Less than a week ago I took issue with the the Canadian Broadcast Corporation’s story about FATCA. Our post has already generated 19 responses through TaxConnections and many more emails. One such response was from the author of the CBC story, James Fitz-Morris.
We are humbled by the sheer volume of responses and the attention the original post generated. Clearly this issue is a “hot button” issue for many Canadians. Since so many folks took the time to respond, I will try to address their concerns and comments in this post. Before doing so, however, a brief description of FATCA is in order.
For those not familiar with FATCA, the acronym is short for the Foreign Account Tax Compliance Act. Passed by Congress in 2010, the law requires foreign financial institutions to become the eyes and ears of the IRS. Beginning this July, these banks must begin reviewing their accounts and identifying those with connections to the United States. Congress and the IRS want to identify taxpayers hiding income and evading taxes through offshore accounts. Some say the cost of implementation is far greater than the revenues the law is expected to generated, however.
Shortly after my original post was published by TaxConnections, James Fitz-Morris of CBC responded as follows:
I must take issue with your claim of “factual inaccuracies” in the CBC’s reporting:
1) Every Canadian is affected by this law. Once implemented, all Canadian financial institutions will be required to ask their customers going forward if they have any of the FATCA indicia. Anyone refusing to answer the questions will have their banking records sent to the IRS. More than one Constitutional expert on this side of the border considers that to be a gross violation of Canadian privacy rights. The $100-million dollar figure comes from the president of one Canada’s largest banks – no one has yet to provide evidence to refute his price tag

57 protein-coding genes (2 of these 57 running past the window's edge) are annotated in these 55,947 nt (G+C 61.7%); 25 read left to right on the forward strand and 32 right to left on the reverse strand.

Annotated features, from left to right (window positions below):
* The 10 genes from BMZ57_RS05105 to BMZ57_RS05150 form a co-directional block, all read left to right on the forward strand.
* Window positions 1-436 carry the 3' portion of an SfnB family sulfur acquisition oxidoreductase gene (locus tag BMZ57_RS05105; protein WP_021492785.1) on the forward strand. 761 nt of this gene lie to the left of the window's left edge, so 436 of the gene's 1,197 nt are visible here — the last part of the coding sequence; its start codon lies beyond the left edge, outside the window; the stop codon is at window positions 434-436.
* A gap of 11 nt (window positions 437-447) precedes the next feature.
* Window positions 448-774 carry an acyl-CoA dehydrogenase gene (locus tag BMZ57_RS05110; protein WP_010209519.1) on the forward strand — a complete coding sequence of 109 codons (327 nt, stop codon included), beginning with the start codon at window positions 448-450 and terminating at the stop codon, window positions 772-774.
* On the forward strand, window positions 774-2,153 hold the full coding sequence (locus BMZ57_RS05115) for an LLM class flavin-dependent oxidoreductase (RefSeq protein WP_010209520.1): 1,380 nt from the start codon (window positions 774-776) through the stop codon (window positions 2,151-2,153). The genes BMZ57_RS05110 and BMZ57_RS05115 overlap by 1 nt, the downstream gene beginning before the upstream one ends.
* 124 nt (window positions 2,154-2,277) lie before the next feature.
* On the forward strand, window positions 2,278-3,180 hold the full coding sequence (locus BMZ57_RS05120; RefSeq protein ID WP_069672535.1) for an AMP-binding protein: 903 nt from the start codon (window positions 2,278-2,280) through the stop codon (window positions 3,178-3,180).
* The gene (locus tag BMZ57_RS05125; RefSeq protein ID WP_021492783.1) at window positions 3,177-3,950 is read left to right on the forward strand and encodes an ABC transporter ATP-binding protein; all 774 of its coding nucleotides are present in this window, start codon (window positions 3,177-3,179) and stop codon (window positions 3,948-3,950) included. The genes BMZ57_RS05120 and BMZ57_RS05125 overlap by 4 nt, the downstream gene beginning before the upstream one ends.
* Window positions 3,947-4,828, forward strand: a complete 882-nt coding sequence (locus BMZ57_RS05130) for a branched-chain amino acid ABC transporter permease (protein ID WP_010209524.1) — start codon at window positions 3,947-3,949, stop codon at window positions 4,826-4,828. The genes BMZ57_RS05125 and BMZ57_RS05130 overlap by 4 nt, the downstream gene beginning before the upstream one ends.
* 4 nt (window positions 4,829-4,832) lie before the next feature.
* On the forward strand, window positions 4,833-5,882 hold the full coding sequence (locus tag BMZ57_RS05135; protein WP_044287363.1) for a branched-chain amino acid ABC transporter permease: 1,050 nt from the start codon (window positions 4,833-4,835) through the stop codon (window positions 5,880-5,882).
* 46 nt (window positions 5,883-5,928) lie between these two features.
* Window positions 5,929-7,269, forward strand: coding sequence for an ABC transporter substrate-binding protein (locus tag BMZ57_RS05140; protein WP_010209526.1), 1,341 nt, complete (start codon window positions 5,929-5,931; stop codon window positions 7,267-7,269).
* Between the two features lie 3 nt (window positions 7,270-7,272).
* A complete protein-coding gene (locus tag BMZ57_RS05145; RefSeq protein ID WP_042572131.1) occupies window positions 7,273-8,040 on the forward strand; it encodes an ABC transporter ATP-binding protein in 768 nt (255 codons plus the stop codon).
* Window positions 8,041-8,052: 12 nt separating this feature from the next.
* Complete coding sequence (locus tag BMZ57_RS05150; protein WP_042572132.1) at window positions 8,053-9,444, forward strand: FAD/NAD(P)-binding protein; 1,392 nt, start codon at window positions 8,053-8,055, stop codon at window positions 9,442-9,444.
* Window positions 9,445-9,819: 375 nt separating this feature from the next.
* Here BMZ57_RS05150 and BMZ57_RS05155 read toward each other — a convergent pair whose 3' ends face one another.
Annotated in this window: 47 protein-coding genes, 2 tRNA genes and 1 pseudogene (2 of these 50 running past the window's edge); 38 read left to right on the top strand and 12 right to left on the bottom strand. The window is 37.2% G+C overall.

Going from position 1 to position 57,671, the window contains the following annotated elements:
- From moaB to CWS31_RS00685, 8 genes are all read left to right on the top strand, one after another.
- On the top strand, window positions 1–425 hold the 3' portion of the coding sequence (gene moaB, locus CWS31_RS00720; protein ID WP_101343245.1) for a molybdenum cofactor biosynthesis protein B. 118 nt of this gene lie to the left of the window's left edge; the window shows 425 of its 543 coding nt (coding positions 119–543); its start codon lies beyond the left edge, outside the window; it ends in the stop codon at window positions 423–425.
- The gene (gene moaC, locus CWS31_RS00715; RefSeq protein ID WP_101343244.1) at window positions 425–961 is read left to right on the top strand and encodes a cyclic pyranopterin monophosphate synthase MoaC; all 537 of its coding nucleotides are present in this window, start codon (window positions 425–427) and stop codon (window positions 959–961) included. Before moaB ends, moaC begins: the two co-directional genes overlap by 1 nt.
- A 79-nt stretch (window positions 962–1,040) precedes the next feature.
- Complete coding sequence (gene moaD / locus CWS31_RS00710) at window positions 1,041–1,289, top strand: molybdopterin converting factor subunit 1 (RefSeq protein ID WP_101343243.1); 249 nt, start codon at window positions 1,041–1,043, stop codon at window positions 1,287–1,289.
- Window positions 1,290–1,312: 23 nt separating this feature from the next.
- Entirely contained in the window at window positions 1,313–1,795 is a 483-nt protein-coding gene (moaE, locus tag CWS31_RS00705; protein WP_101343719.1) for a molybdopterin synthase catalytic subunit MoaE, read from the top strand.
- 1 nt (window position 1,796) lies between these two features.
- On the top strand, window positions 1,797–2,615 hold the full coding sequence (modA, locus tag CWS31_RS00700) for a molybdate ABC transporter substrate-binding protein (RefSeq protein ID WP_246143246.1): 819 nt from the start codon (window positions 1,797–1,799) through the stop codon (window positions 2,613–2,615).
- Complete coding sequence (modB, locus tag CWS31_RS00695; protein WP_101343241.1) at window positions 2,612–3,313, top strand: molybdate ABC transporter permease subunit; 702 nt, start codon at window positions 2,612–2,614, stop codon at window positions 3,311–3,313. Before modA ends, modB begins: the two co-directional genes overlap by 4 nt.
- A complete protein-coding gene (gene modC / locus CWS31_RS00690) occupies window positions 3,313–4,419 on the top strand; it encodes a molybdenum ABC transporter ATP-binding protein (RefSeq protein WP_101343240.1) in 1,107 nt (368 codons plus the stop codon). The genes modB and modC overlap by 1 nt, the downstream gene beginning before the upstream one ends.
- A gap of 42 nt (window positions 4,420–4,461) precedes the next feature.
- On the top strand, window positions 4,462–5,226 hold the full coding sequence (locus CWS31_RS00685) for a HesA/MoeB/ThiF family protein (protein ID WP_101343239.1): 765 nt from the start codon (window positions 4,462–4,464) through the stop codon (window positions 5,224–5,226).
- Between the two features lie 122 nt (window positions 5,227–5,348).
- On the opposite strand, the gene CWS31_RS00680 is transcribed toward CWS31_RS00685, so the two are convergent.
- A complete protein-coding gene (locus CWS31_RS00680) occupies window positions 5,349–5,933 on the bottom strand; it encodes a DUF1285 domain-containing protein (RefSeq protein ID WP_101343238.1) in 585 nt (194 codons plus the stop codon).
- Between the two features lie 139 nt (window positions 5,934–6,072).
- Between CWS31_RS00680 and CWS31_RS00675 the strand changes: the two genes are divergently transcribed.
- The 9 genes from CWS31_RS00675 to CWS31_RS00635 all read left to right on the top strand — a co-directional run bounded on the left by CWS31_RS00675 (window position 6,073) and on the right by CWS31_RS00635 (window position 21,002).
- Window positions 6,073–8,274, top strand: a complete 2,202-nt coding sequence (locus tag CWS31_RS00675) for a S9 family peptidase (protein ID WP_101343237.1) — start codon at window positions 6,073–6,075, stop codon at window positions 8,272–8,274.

2) Thank you for agreeing that “accidental Americans” are caught up by this.
3) You caught us on this one! The list should be RDSPs, RESPs, and TFSAs (a correction is coming to the story). The IRS does recognize the special tax status of Canadians’ Registered Retirement Savings Plans (RRSPs) BUT does not recognize the same for families with disabled children (RDSPs), those saving for their children’s education (RESPs), nor special general savings accounts (TFSAs). In the case of RDSPs and RESPs, the Canadian government matches certain levels of contributions with tax-payer funded grants. The IRS calls these grants “income” and taxes it (see point #1). So, while the IRS is willing to respect retirement savings – it does not extend the same established exception for the savings of people with disabilities nor for those wanting an education for their children (you see why some are alarmed by this).
4) Those who discover later in life they were meant to be filing returns with the IRS need to get their accounts into compliance. If you know a CPA willing to do 10 years worth of back-taxes for $300, please pass along their name – I know many families that would very much appreciate the help!
CBC National News